Making the decision to seek treatment is not easy. You will find our Admissions Specialists at LVRC to be compassionate, well-trained, and ready to help you. Please be assured that your interest in treatment for yourself or a loved one will be held in the strictest confidence by our staff. Our mission is to help you find the treatment best suited to your needs or the needs of your loved one. Whether or not you decide to enter one of the treatment programs at LVRC, our Admissions Specialists are willing and happy to help you. Call 1-(866) 639-0758 and speak with someone about your situation today.
What to Expect from Admissions to the Inpatient Pain Recovery Treatment Program
At LVRC we see clients with identifiable pain generators such as musculosketelat pain, fibromyalgia, complex regional pain syndrome, Crohn's Disease, headaches, back and neck pain with and without disc disease, residual post-surgical pain, and many other conditions associated with chronic pain.
There are two kinds of chronic pain clients who are typically referred to us:
Through the process of treatment, pain clients may ultimately find that their thoughts, feelings, emotions, and behaviors are similar to those of an addict. Though clients who fall within the first category above may be resistant to chemical dependency groups, assignments, and twelve-step meetings, these groups are mandatory and often address many relevant issues for these clients as well. We offer our pain clients a variety of ideas and interactive exercises to help them better understand their condition. We understand that this topic can often become a roadblock to recovery for some, so we strive to tailor each program in order to maximize the client's willing participation and reduce distractions.
In our experience, clients who have been dependent on opioid medications for years―particularly associated with a work-related injury―are often reluctant to give up the only thing in their lives that seems to help. The necessary educations efforts therefore start prior to admission to help the client and family understand the principles of Opioid-Induced Hyperalgesia and chronic withdrawal in clients on opioids. LVRC provides a community environment where some of the clients have had similar experiences and expectations. This enables a new client to compare and contrast his or her experience and allows them to positively project a future without the use of medications.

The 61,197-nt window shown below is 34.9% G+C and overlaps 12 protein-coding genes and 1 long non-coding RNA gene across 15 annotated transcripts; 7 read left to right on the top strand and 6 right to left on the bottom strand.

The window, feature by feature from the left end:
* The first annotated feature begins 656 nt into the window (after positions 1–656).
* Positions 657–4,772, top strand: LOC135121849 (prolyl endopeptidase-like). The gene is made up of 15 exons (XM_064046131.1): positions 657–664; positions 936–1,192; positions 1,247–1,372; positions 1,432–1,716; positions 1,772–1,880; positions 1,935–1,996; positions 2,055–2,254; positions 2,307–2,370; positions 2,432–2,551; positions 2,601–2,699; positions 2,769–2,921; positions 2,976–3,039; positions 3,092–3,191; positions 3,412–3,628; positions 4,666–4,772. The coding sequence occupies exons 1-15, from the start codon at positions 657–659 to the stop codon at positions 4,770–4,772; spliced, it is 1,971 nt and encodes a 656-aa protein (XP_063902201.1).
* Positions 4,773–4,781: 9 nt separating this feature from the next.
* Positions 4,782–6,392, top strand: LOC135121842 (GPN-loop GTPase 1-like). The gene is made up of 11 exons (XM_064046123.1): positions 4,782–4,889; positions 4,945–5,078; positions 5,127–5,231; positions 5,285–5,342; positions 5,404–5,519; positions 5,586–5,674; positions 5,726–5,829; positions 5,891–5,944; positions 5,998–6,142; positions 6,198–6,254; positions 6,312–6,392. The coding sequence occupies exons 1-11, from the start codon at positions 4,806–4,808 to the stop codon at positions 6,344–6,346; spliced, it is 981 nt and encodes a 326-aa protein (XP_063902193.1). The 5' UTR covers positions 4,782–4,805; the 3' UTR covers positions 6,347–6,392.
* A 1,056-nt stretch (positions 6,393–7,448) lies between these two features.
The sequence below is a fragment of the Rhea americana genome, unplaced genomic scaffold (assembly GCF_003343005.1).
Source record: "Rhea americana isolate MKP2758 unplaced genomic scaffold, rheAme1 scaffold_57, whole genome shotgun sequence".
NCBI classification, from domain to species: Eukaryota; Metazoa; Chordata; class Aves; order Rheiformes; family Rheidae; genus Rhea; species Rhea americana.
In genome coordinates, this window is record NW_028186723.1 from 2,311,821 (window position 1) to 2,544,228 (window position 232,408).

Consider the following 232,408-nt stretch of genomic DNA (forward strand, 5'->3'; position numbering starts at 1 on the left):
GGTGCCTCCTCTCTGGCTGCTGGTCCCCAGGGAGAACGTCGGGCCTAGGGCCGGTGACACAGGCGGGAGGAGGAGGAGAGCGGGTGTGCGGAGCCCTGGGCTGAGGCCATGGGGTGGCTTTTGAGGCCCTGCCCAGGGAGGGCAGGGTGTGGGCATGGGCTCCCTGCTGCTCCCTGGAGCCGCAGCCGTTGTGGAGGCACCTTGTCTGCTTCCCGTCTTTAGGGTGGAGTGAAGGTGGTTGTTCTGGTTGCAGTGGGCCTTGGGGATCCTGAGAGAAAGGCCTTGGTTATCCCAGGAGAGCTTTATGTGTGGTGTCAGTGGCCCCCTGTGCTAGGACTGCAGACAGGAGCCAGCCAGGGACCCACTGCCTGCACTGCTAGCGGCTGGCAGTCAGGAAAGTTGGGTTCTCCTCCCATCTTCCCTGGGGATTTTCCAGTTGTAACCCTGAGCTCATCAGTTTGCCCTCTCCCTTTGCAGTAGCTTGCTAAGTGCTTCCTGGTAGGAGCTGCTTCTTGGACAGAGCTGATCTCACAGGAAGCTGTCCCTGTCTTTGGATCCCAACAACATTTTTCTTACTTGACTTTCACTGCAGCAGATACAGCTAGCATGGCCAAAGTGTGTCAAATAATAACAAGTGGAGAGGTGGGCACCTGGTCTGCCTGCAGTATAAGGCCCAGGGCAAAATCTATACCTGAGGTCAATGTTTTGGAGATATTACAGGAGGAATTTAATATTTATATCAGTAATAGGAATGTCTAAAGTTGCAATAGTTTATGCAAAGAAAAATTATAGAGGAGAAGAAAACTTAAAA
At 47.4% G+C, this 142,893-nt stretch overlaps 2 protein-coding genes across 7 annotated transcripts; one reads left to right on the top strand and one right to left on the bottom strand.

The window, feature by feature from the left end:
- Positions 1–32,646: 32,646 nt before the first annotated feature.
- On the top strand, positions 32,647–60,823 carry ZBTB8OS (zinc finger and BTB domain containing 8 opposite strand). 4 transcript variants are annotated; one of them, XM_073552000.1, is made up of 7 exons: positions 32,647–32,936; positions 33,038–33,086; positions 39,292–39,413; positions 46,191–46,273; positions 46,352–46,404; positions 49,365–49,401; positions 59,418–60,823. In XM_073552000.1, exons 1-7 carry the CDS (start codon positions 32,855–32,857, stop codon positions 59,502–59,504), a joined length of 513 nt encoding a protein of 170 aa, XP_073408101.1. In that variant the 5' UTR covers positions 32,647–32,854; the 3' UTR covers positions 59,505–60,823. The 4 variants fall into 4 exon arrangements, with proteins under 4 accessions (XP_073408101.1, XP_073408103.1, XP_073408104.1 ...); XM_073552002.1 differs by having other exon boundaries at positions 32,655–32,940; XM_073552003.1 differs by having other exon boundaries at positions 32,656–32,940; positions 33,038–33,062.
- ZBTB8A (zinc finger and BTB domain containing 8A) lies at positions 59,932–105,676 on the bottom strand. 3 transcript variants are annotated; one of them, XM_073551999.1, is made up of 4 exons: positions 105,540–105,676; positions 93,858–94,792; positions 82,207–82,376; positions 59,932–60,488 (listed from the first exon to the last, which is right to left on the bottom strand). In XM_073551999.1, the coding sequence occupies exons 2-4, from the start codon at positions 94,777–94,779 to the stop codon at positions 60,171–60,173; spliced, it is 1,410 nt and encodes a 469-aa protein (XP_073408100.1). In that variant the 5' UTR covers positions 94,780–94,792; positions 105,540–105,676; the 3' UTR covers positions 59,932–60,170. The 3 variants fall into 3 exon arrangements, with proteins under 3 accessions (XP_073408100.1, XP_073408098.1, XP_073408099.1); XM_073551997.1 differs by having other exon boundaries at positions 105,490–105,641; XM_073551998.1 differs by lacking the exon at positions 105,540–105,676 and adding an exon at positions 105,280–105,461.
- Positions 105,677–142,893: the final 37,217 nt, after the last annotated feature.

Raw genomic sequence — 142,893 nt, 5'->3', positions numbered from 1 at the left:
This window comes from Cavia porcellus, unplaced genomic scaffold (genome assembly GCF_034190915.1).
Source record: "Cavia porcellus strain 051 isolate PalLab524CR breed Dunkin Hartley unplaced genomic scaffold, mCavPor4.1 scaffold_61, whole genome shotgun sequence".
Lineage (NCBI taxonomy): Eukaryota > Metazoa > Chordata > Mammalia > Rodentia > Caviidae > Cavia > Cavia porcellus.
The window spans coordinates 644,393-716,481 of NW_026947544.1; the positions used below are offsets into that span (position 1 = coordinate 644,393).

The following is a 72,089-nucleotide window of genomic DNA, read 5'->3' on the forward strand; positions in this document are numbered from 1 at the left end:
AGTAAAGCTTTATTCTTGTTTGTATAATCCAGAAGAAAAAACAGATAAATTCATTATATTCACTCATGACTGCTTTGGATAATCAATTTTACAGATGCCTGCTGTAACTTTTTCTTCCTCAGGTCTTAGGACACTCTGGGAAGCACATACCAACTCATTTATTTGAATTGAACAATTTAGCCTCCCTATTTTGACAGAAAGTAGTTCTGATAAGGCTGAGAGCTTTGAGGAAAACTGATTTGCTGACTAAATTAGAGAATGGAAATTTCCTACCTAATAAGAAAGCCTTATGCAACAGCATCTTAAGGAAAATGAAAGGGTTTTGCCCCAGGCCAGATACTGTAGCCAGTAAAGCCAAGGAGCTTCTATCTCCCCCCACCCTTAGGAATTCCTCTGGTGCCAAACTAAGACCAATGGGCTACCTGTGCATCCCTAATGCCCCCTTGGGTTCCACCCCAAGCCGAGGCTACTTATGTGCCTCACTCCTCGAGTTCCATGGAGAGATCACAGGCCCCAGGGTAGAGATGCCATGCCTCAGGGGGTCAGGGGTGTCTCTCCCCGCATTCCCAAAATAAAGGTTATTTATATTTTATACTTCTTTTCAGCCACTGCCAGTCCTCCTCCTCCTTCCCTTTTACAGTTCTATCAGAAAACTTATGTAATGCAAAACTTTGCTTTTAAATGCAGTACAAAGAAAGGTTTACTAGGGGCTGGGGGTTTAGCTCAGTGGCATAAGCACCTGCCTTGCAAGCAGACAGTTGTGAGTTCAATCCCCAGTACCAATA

Disabled clients present a unique set of challenges in treatment. Often these clients are adversarial, angry, and involved in litigation. Our approach is even-handed—representing ourselves as partners with the workman's compensation company as we work to facilitate resolution of negative feelings, which―ironically―may actually be causing more pain. Individuals respond to rewards, and it is our clinical policy, through the use of well-utilized cognitive behavioral therapy techniques, to help the client re-frame his or her experience of pain and suffering. clients are rewarded for increased function by each and every staff member in the center. Very little attention is paid directly to the pain complaints. We record the client's report of pain three times per day using a traditional ten-point scale, as well as administer the Pain Outcome Profile** weekly.
The multidisciplinary treatment team will review the client's progress regularly and staff will report to the workman's compensation case manager. Our clinicians will set up treatment goals that are regularly reviewed in multidisciplinary staff meetings. Return to work may be one of the goals of the treatment plan, if feasible. We will address any fears or uncertainty about returning to work in coordination with the case manager. Discharge planning is crucial in the early stages of treatment, and our multidisciplinary treatment team will facilitate appropriate levels and referrals will be made to applicable service providers upon discharge. We will consult with the case manager about this process prior to completion.
Opioid-Induced Hyperalgesia occurs in a percentage of people taking opioids on a long-term basis. It refers to increased pain caused by opioid medications. The proper treatment of this condition is discontinuing opioid medications and treating residual pain with other modalities.
**For more information of the Pain Outcomes Profile, please visit .